A 17-year-old teen and two other 19 and 22-year-old individuals have reportedly been arrested for being the alleged mastermind behind the recent Twitter hack that simultaneously targeted several high-profile accounts within minutes as part of a massive bitcoin scam.
According to the U.S. Department of Justice, Mason Sheppard, aka "Chaewon," 19, from the United Kingdom, Nima Fazeli, aka "Rolex," 22, from Florida and an unnamed juvenile was charged this week with conspiracy to commit wire fraud, conspiracy to commit money laundering, and the intentional access of a protected computer.
Florida news channel WFLA has identified a 17-year-old teen named Graham Clark of Tampa Bay this week in connection with the Twitter hack, who probably is the juvenile that U.S. Department of Justice mentioned in its press release.
Graham Clark has reportedly been charged with 30 felonies of communications and organized fraud for scamming hundreds of people using compromised accounts.
On July 15, Twitter faced the biggest security lapse in its history after an attacker managed to hijack nearly 130 high-profile twitter accounts, including Barack Obama, Kanye West, Joe Biden, Bill Gates, Elon Musk, Jeff Bezos, Warren Buffett, Uber, and Apple.
The broadly targeted hack posted similarly worded messages urging millions of followers of each profile to send money to a specific bitcoin wallet address in return for larger payback.
"Everyone is asking me to give back, and now is the time," a tweet from Mr. Gates' account said. "You send $1,000; I send you back $2,000."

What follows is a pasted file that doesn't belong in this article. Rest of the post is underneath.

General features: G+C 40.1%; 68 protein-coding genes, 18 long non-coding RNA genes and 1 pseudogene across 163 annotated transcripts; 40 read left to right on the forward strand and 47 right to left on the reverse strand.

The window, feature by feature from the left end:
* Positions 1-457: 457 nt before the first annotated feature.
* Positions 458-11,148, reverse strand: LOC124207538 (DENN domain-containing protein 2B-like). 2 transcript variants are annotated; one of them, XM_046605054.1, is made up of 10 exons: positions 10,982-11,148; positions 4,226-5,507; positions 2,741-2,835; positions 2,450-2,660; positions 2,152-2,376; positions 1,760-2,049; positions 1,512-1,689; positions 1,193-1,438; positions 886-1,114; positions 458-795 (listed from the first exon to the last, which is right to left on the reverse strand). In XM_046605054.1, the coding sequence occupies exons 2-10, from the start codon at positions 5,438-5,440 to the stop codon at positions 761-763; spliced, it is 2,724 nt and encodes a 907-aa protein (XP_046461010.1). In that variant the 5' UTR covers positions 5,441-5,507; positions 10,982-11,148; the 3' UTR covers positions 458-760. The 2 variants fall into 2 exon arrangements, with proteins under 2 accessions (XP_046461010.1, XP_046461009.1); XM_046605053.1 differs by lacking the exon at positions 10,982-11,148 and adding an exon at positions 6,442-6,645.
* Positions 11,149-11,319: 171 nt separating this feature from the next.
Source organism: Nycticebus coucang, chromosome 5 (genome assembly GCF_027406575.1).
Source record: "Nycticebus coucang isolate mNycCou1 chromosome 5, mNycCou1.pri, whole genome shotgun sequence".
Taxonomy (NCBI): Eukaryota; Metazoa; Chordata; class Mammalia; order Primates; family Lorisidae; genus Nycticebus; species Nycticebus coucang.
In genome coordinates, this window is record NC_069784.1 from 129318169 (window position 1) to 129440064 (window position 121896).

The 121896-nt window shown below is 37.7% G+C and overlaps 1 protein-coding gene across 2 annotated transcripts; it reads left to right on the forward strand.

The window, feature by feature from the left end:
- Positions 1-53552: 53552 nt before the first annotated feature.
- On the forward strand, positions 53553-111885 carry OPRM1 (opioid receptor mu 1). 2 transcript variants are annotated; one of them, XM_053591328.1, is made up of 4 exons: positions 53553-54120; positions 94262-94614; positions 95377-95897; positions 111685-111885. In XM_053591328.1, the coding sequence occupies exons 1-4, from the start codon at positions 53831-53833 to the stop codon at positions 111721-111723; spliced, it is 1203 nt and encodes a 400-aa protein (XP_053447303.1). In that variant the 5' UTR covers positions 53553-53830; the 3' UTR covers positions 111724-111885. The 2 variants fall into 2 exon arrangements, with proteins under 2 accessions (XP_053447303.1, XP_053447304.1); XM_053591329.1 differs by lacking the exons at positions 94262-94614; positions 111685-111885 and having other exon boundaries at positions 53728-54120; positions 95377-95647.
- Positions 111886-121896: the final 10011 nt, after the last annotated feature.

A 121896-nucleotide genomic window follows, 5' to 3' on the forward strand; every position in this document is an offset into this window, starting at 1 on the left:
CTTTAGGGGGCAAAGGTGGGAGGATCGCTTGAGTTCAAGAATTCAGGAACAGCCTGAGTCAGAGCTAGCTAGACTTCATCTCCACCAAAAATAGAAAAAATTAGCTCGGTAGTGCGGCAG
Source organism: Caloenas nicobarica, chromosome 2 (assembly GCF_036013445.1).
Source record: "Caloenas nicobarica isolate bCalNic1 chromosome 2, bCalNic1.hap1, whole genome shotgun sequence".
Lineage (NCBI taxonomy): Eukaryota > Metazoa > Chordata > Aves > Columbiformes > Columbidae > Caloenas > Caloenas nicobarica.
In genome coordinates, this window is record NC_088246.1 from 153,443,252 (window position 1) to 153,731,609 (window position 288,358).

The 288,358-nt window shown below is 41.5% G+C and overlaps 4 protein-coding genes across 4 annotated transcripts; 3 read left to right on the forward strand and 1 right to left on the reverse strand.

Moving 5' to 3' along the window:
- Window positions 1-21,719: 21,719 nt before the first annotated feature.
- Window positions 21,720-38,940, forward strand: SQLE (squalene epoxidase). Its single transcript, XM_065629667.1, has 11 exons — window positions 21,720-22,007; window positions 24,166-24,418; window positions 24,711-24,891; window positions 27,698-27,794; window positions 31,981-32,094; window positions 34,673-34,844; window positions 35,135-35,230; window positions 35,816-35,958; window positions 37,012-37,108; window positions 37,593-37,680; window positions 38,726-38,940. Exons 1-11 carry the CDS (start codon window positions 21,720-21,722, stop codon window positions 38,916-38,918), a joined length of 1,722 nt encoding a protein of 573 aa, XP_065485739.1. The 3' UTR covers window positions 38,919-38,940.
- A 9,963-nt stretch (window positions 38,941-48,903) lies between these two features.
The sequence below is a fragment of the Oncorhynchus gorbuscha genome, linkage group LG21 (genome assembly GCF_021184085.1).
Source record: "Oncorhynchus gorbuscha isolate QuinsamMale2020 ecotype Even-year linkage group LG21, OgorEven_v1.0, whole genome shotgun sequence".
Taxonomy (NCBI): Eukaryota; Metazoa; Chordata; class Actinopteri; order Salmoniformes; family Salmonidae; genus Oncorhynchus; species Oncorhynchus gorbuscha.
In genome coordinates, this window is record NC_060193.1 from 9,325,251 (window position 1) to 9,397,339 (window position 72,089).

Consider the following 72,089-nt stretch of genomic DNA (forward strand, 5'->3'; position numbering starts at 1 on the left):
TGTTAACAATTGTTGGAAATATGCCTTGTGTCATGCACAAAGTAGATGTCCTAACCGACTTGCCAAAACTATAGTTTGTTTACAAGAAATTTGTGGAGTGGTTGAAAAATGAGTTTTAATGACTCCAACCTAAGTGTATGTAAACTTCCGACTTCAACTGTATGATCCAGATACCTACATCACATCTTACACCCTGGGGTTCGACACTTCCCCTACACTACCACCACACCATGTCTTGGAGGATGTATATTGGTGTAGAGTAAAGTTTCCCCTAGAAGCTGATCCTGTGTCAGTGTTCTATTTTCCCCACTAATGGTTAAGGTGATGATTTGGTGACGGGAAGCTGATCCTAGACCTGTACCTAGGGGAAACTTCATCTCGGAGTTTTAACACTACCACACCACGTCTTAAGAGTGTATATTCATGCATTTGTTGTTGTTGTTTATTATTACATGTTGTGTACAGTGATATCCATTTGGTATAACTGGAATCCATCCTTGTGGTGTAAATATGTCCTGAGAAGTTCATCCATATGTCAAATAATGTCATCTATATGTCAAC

The targeted profiles were also include some popular cryptocurrency-focused accounts, such as Bitcoin, Ripple, CoinDesk, Gemini, Coinbase, and Binance.
The fraud scheme helped the attackers reap more than $100,000 in Bitcoin from several victims within just a few hours after the tweets were posted.
As suspected on the day of the attack, Twitter later admitted that the attackers compromised its employees' accounts with access to the internal tools and gained unauthorized access to the targeted profiles.
In its statement, Twitter also revealed that some of its employees were targeted using a spear-phishing attack through a phone, misleading "certain employees and exploit human vulnerabilities to gain access to our internal systems."
Twitter said a total of 130 user accounts were targeted in the latest attack, out of which only 45 verified accounts were exploited to publish scam tweets. It also mentioned that the attackers accessed Direct Message inboxes of at least 36 accounts, whereas only eight accounts' information was downloaded using the "Your Twitter Data" archive tool.
"There is a false belief within the criminal hacker community that attacks like the Twitter hack can be perpetrated anonymously and without consequence," said U.S. Attorney Anderson.
"Today's charging announcement demonstrates that the elation of nefarious hacking into a secure environment for fun or profit will be short-lived. Criminal conduct over the Internet may feel stealthy to the people who perpetrate it, but there is nothing stealthy about it. In particular, I want to say to would-be offenders, break the law, and we will find you."
"We've significantly limited access to our internal tools and systems. Until we can safely resume normal operations, our response times to some support needs and reports will be slower," Twitter added.
This is a developing story and will be updated as additional details become available.
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